—Guest Andres

Sad Sad Country

I've travelled a lot, for work and pleasure! Never, never seen such a boring and depressing situation like the one we are experiencing in our society.
—Guest Chappy Max

Uglier Than Necessary

I agree that large parts of the country are ugly, but I don't agree with Kunstler that suburban architecture is automatically ugly. I like the "walled in" feel of a city or downtown street, but I don't believe anything associated with cars has to be ugly. American car culture makes sprawling neighborhoods possible, but 2 acre zoning in (often in the name of "environmentalism") is what keeps anything more engaging from being built. Even suburban houses don't have to be ugly, but the separation makes some ugly building practices easier to justify. If houses were closer together, the trashiness and fire hazard of vinyl siding would be less tolerable, but in many parts of the country , we have the luxury of being able to build with such plastic crap and convince ourselves that it's the greatest thing since sliced bread. The public has already reacted against wall-to-wall carpeting, fake-wood-paneling and other outdated suburban cliches; plastic-scab-covered houses should be next to go.
—Guest PCL


I live in the country in Texas, and while I do have to drive to get groceries, etc., it's remarkably beautiful at times. I can see the lake from my back yard, and the house is on a small grassy lot in the middle of the woods on top of a hill. I wouldn't live in a city for anything though, and as far as cities are concerned, I agree with everyone else. Disgustingly ugly, trashy, concrete, glass, and steel.
—Guest Chance


After living in Germany and moving back to the US, I've gotta say we have a pretty ugly country and unnecessarily so. The historic architecture is a big part of it, but even the newly developed areas are far more attractive than comparable American ones. The Germans would build new suburban developments as compact villages surrounded by woods/farmland and connected to the city with clean, quality public transportation. You could walk to the bakery, pub, a few stores and restaurants without ever getting in a car. In the US, the vast majority of us live in areas where the only things within walking distance are other houses (assuming there's even sidewalks). In exchange for living on larger lots, we have created suburban wastelands and forced ourselves to be completely reliant on cars and endure the traffic that inevitably comes about when everything is spread out and everyone has to drive to get anywhere.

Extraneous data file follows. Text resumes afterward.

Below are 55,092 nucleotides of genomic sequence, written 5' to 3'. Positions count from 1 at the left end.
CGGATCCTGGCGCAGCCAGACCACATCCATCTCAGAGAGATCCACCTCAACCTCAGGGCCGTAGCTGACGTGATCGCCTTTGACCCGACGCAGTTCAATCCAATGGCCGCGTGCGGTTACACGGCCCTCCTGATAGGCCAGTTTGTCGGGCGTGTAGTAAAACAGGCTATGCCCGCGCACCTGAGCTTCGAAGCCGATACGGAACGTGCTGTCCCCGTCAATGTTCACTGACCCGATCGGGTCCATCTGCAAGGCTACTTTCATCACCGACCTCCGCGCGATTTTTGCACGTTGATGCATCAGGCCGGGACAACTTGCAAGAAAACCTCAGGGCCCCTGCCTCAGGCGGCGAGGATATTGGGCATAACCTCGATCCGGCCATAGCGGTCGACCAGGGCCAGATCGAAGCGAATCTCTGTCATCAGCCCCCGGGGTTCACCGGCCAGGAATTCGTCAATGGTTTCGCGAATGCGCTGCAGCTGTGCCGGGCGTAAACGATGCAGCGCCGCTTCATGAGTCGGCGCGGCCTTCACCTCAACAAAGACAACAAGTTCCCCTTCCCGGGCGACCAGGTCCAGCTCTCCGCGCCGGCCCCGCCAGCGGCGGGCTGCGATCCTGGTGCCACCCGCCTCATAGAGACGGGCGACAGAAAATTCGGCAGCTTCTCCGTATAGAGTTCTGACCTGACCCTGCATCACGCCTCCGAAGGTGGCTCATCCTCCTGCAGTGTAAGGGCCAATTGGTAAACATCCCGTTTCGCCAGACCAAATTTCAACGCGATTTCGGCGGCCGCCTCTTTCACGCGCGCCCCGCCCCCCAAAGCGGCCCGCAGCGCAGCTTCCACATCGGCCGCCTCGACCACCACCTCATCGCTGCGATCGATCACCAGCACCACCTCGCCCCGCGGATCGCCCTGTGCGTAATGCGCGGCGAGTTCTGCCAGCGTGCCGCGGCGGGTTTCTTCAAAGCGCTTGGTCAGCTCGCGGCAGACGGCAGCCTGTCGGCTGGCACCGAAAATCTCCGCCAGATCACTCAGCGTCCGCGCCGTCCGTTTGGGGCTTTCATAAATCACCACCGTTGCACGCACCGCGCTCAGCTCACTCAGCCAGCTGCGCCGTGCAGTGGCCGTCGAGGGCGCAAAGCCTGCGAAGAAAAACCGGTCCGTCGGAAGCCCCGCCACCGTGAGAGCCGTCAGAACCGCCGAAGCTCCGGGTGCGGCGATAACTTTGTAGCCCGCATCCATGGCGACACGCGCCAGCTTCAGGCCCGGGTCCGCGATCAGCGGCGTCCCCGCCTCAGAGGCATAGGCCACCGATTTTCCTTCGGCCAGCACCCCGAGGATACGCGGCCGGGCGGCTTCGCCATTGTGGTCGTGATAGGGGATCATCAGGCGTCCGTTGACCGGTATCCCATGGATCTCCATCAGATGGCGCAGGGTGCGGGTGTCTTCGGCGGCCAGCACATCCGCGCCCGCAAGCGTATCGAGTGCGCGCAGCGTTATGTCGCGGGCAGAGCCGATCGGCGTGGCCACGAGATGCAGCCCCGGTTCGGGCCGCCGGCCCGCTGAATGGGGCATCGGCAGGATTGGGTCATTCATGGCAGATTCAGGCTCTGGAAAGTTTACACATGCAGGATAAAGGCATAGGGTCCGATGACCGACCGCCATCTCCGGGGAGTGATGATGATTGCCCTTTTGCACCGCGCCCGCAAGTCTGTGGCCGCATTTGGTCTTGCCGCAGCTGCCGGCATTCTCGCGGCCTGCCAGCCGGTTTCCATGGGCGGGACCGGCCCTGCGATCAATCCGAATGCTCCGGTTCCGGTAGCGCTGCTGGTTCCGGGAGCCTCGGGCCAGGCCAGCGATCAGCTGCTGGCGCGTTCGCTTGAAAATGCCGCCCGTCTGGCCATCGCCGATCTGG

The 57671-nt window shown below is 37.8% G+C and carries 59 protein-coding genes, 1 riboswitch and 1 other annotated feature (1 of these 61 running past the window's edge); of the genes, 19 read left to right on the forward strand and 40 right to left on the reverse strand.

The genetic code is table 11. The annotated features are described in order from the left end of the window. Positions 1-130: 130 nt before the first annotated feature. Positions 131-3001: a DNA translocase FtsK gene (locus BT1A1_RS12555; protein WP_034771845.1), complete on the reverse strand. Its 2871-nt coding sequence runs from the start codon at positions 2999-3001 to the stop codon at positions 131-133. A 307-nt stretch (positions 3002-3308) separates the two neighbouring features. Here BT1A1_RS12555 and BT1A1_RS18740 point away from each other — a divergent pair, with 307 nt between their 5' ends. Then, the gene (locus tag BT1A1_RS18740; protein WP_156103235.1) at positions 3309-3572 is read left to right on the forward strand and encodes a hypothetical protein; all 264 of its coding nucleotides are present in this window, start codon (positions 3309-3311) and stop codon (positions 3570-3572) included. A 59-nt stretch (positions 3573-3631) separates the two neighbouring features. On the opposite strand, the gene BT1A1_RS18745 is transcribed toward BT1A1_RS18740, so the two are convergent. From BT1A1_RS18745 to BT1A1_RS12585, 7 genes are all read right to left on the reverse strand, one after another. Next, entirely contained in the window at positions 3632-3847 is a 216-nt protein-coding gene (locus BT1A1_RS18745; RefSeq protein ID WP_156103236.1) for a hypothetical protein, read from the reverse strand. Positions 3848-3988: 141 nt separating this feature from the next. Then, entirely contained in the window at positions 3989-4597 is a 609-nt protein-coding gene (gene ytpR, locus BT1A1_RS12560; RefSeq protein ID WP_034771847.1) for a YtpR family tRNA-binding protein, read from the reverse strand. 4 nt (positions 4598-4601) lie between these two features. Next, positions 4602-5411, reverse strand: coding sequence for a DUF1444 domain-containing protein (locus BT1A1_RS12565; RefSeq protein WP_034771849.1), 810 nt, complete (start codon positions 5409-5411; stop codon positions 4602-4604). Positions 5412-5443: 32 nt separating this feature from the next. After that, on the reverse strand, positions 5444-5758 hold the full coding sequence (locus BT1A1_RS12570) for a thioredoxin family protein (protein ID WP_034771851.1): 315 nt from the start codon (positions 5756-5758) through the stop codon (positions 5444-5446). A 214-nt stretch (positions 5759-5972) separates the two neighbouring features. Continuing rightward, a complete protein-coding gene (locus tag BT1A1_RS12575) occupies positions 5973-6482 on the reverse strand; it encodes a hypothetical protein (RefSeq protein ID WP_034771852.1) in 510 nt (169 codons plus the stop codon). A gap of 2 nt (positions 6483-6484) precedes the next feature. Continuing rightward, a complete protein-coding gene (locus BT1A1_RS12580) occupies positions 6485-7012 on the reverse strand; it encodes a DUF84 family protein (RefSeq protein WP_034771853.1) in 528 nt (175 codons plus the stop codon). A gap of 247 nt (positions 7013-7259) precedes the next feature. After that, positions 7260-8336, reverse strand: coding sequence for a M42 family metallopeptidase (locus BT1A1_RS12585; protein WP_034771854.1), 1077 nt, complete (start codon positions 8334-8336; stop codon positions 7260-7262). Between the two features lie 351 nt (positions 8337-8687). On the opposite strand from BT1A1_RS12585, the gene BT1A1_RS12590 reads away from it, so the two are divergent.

—Guest Alex


I would agree with most of the posters here...that America is a naturally beautiful country. But, compared with other places (mainly Western Europe) the country as a whole doesn't compare. Of course, we haven't had a long history of empires and nations to have built before our time nor the population density. True development went hand-in-hand with industrialization (infrastructure and transpiration) and there was always that profit motive attached to the practical needs. It sad and I don't ever see American towns and cities being as "charming" as a whole than much else of the developed world.
—Guest Matt

Ugly is as ugly does.

The chain sameness is kinda cute but in a kinda sad way. There is good news, though. As soon as people realize the worth of space within their city, town or suburb, and how much they're wasting on car 'ownership,' they will find better things to with massive parking lots.
—Guest Sam G


Why have our new neighborhoods become so boring and ugly?-It has been the perfect storm of converging ignorant sprawl-friendly city "planners" and buck-chasing-builders who are more interested in making a quick buck instead of building a "neighborhood". The majority of city planning departments have adopted regulations to enable builders to develop neighborhoods that are filled with repetitious homes- the predominant architectural feature a 16' wide garage door behind a parking lot of concrete. The rare development that purposes to keep cars and concrete BEHIND the homes has at least "the chance" to be a neighborhood. The builder who then has at least a minimal iota of design sense will build a melody of homes consisting of variant and tastefully detailed elevations with front porches that encourage folks to spend time outside. It ain't rocket science....just drive down any core area of any old town and you will see the genesis of true neighborhoods. Observe...use newer materials, repeat.
—Guest donbunker900

Beautiful America, Ugly Sprawl

America is a naturally beautiful country, and has many beautiful cities, but architecture and planning practices after WWII have ruined both city and country. Current codes in many areas make it ILLEGAL to build beautiful, walkable, pleasant cities. Sprawl is rapidly destroying our country.
—Guest Sam